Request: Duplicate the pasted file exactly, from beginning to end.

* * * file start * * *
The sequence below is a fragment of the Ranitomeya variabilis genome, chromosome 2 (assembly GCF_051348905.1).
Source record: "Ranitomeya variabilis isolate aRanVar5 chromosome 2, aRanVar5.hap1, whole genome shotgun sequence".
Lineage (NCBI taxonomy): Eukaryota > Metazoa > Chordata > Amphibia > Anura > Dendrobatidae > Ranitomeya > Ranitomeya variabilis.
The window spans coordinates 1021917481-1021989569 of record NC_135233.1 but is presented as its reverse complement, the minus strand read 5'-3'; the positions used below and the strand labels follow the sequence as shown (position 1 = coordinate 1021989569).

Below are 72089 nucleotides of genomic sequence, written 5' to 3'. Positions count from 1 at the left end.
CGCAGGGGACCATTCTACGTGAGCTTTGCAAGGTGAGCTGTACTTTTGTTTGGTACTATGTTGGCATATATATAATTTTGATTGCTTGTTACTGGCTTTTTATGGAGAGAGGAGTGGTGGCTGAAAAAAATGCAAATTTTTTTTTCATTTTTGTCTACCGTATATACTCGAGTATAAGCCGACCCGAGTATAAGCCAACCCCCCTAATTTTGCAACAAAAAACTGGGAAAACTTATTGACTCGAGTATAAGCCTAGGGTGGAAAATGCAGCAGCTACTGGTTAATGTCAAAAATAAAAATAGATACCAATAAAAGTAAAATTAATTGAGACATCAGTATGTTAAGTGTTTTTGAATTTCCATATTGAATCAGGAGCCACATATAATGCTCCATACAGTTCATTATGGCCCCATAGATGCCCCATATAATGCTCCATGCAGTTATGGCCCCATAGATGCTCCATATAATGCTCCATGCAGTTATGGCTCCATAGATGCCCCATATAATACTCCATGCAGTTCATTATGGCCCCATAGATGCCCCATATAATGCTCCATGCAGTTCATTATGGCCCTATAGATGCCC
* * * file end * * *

The sequence below is a fragment of the Ranitomeya variabilis genome, chromosome 2 (assembly GCF_051348905.1).
Source record: "Ranitomeya variabilis isolate aRanVar5 chromosome 2, aRanVar5.hap1, whole genome shotgun sequence".
Lineage (NCBI taxonomy): Eukaryota > Metazoa > Chordata > Amphibia > Anura > Dendrobatidae > Ranitomeya > Ranitomeya variabilis.
The window spans coordinates 1021917481-1021989569 of record NC_135233.1 but is presented as its reverse complement, the minus strand read 5'-3'; the positions used below and the strand labels follow the sequence as shown (position 1 = coordinate 1021989569).

Below are 72089 nucleotides of genomic sequence, written 5' to 3'. Positions count from 1 at the left end.
CGCAGGGGACCATTCTACGTGAGCTTTGCAAGGTGAGCTGTACTTTTGTTTGGTACTATGTTGGCATATATATAATTTTGATTGCTTGTTACTGGCTTTTTATGGAGAGAGGAGTGGTGGCTGAAAAAAATGCAAATTTTTTTTTCATTTTTGTCTACCGTATATACTCGAGTATAAGCCGACCCGAGTATAAGCCAACCCCCCTAATTTTGCAACAAAAAACTGGGAAAACTTATTGACTCGAGTATAAGCCTAGGGTGGAAAATGCAGCAGCTACTGGTTAATGTCAAAAATAAAAATAGATACCAATAAAAGTAAAATTAATTGAGACATCAGTATGTTAAGTGTTTTTGAATTTCCATATTGAATCAGGAGCCACATATAATGCTCCATACAGTTCATTATGGCCCCATAGATGCCCCATATAATGCTCCATGCAGTTATGGCCCCATAGATGCTCCATATAATGCTCCATGCAGTTATGGCTCCATAGATGCCCCATATAATACTCCATGCAGTTCATTATGGCCCCATAGATGCCCCATATAATGCTCCATGCAGTTCATTATGGCCCTATAGATGCCC